Men convicted in Hauser murder will be resentenced
Tuesday, February 18, 2014 4:04 AM
The three men serving life terms for the 1994 murder of rural Decorah native Rebecca (Schnitzler) Hauser will be resentenced.
The Times Republican in Marshalltown reported last week Burt Smith, Derek Smith and Jayson Speaks appeared in Marshall County District Court Thursday for a hearing before their resentencing.
Twins Burt Smith and Derek Smith, and Jayson Speaks were sentenced to life in prison without parole after they were convicted in a jury trial. But because they were 15 at the time, they must be resentenced due to a 2013 Iowa Supreme Court decision that made mandatory life sentences for juveniles illegal.
Blake Privitt, an accomplice in the murder, pleaded guilty to second-degree murder and first-degree robbery and was sentenced to 75 years in prison.
Judge James Ellefson who presided over Thursday's hearing will decide who will represent the men at their resentencing hearings, Times-Republican Managing Editor Abigail Pelzer reported. Ellefson also will resentence the men; hearing dates were not discussed Thursday. Tom Miller, deputy Iowa attorney general, will represent the state in the matter.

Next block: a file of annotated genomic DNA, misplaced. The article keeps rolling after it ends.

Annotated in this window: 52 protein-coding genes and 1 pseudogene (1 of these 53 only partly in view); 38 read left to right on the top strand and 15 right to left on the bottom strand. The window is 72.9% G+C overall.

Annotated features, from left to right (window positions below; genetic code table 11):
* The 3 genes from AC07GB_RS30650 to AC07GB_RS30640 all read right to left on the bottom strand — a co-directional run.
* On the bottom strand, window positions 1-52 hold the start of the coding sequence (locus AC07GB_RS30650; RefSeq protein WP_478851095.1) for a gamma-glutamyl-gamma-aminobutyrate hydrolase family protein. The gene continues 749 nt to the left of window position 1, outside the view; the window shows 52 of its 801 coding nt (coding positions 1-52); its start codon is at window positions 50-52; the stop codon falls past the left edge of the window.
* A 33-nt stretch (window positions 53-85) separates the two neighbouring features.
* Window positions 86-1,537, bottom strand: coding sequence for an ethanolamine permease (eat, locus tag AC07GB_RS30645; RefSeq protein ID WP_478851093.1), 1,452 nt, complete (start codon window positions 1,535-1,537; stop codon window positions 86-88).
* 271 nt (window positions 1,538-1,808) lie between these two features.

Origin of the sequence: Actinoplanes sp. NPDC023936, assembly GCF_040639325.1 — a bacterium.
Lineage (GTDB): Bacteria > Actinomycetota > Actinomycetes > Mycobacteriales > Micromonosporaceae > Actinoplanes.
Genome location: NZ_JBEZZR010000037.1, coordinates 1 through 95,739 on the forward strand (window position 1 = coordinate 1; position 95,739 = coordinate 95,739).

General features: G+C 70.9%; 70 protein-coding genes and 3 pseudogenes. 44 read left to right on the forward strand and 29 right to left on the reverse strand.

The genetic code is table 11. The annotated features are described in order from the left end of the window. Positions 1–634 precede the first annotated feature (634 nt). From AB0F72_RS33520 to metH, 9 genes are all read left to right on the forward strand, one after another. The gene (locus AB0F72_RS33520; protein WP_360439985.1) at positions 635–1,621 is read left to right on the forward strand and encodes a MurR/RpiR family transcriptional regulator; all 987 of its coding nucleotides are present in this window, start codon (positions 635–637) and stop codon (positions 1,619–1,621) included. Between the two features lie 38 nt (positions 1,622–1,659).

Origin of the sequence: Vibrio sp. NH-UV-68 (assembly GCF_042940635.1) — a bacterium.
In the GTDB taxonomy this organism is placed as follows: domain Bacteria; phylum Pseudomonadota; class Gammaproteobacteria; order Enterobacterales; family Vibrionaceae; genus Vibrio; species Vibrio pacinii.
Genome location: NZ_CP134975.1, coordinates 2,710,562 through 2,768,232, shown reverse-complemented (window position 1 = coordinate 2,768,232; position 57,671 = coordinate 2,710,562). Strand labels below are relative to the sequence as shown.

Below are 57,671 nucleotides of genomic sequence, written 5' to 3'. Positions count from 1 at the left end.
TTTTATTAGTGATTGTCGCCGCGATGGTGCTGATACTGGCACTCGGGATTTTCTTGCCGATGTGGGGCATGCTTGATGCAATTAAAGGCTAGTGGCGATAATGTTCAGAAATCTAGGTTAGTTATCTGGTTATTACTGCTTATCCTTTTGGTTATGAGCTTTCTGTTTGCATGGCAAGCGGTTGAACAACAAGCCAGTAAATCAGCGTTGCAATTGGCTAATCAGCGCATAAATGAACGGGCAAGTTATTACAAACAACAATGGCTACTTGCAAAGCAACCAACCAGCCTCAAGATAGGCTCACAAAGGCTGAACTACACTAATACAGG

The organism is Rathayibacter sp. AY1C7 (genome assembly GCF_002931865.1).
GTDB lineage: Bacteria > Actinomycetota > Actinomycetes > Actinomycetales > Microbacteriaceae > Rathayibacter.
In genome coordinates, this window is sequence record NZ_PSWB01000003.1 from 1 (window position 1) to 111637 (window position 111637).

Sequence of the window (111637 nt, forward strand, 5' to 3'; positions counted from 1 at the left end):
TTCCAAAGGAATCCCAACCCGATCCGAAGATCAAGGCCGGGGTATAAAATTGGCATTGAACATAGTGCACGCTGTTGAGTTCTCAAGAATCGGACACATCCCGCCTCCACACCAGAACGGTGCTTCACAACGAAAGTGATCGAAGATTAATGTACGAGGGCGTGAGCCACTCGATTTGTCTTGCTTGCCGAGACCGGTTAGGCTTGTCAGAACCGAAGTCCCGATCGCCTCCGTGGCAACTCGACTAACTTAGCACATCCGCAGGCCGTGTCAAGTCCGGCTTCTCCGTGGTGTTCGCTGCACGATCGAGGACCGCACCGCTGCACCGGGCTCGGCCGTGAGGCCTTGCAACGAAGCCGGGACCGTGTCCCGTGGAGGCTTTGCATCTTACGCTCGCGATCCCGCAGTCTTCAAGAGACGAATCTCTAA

Hauser was traveling on a rural road, a mile east of Liscomb near her rural Union home, when the Smiths, Speaks and Privitt - all runaways from Missouri -- used flashing emergency lights on their vehicle to stop Hauser Oct. 4, 1994. She was a few miles from her home returning from shopping for birthday gifts for her twin daughters and a stop at the Meskwaki Casino. Her husband, Dan Hauser, was at home with their four children.
After stopping her, the teenagers shot, stabbed and beat Hauser. They later told police they were planning to rob people to pay for their way to Canada. A passerby later noticed Hauser's vehicle and alerted law enforcement.
Marshall County Sheriff Ted Kamatchus, who led the murder investigation along with the Iowa Division of Criminal Investigation, told the Times Republican it was one of the most violent crimes of his career.
"Time hasn't diminished what we discovered that day. I hope the court remembers that the loss was real and how violent these individuals were the time they perpetrated that crime," Kamatchus told the Times Republican.